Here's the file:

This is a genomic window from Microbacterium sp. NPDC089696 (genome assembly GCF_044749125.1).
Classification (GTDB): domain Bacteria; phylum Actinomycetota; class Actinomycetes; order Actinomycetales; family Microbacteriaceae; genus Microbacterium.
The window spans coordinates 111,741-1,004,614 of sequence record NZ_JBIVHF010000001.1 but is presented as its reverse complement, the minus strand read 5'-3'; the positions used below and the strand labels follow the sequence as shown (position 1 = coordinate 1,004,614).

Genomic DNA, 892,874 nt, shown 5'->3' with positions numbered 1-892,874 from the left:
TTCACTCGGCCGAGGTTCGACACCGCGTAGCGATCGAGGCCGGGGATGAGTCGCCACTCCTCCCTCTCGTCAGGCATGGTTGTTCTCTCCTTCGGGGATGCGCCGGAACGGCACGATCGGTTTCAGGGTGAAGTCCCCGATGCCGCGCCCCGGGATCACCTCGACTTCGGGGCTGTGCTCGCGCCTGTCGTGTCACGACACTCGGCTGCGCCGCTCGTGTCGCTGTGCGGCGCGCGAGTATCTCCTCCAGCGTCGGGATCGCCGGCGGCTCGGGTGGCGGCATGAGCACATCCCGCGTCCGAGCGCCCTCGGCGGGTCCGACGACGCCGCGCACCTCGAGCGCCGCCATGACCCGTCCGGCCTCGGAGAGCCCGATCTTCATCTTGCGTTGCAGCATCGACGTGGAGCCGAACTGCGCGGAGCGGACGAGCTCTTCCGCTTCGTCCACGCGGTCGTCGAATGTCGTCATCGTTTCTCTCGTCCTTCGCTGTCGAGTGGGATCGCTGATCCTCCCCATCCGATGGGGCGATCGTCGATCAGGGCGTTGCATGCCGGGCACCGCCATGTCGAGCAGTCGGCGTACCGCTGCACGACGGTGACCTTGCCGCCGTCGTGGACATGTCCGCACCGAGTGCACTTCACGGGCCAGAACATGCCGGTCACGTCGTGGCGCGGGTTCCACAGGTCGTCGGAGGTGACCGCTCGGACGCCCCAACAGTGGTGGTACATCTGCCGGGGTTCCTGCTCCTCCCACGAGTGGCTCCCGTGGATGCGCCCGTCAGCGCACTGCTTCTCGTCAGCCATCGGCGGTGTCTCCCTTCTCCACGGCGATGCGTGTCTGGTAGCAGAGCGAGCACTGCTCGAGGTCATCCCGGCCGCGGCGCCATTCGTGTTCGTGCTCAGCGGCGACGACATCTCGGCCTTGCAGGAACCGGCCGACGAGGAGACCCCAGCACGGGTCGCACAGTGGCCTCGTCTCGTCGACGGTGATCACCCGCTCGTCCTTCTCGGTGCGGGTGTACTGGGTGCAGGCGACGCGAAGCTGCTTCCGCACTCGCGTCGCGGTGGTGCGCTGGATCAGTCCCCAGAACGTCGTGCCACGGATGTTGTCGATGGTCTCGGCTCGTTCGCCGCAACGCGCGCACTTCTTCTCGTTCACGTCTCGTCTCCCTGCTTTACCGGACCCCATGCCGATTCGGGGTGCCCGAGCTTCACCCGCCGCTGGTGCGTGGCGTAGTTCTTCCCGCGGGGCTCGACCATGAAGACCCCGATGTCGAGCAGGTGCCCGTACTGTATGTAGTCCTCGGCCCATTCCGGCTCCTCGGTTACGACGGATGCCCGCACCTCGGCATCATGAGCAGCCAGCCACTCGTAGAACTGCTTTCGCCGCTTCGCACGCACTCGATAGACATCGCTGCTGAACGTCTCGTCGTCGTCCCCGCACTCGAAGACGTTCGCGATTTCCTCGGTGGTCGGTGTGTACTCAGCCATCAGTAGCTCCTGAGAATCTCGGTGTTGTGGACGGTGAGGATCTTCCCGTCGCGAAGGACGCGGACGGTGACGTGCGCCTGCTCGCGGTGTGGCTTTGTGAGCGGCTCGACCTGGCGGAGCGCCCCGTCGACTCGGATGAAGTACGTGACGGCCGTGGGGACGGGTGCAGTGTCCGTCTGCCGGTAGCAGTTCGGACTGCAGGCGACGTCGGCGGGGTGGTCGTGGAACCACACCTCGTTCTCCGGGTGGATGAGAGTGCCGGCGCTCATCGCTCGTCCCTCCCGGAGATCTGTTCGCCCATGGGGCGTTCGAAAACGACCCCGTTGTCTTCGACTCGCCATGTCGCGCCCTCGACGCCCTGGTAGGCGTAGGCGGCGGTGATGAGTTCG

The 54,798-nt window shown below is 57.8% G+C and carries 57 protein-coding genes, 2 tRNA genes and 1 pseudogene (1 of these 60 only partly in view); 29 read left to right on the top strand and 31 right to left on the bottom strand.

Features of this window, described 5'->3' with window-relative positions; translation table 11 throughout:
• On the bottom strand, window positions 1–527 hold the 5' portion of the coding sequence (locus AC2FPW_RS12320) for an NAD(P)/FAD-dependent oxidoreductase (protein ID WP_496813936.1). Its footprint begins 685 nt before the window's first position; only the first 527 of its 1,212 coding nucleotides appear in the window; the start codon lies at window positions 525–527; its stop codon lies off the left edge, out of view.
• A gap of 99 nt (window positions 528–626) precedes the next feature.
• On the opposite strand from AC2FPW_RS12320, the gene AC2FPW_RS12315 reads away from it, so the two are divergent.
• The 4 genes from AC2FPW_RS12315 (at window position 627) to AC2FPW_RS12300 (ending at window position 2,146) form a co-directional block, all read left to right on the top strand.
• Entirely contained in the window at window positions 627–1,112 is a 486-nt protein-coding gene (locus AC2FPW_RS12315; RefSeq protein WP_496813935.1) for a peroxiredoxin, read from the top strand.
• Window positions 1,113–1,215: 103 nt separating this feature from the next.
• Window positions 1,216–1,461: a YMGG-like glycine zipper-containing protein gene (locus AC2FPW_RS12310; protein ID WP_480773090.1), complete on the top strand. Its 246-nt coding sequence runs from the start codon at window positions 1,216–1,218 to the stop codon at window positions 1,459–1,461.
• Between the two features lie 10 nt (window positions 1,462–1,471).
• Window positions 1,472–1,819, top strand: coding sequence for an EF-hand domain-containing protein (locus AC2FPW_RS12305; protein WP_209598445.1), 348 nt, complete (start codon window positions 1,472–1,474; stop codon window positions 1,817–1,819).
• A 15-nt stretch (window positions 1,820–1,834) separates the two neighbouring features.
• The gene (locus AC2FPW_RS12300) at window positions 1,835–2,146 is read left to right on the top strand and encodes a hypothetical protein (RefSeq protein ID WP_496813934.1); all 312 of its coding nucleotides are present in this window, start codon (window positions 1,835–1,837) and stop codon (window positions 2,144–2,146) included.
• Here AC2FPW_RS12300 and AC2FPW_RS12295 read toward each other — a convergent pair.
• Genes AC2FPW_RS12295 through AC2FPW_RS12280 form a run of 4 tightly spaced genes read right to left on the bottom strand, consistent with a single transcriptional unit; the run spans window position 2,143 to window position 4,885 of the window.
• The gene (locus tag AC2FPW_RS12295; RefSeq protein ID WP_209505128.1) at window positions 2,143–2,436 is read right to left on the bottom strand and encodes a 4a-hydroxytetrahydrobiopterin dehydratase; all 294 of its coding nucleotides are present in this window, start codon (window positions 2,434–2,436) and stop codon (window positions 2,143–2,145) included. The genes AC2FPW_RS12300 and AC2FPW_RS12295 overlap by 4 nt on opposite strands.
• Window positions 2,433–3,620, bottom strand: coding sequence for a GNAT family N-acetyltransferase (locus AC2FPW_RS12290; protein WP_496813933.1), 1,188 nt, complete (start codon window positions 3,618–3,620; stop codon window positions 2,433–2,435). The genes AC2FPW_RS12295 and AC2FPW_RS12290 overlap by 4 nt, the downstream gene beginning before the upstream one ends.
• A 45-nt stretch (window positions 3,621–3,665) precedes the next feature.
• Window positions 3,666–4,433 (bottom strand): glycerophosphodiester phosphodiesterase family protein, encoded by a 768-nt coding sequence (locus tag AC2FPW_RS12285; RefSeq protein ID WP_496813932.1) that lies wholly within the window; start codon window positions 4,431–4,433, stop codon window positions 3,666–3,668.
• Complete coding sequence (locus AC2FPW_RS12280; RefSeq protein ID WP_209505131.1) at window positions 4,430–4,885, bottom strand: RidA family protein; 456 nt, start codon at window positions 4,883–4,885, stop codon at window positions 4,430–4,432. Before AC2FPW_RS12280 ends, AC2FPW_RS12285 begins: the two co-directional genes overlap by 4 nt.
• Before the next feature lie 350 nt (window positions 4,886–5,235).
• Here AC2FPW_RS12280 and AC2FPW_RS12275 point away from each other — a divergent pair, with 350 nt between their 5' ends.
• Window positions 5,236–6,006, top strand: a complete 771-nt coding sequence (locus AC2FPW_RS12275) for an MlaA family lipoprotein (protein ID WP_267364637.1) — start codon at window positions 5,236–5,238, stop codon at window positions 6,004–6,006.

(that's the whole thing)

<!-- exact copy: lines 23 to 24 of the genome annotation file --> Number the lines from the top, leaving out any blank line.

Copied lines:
• A 45-nt stretch (window positions 3,621–3,665) precedes the next feature.
• Window positions 3,666–4,433 (bottom strand): glycerophosphodiester phosphodiesterase family protein, encoded by a 768-nt coding sequence (locus tag AC2FPW_RS12285; RefSeq protein ID WP_496813932.1) that lies wholly within the window; start codon window positions 4,431–4,433, stop codon window positions 3,666–3,668.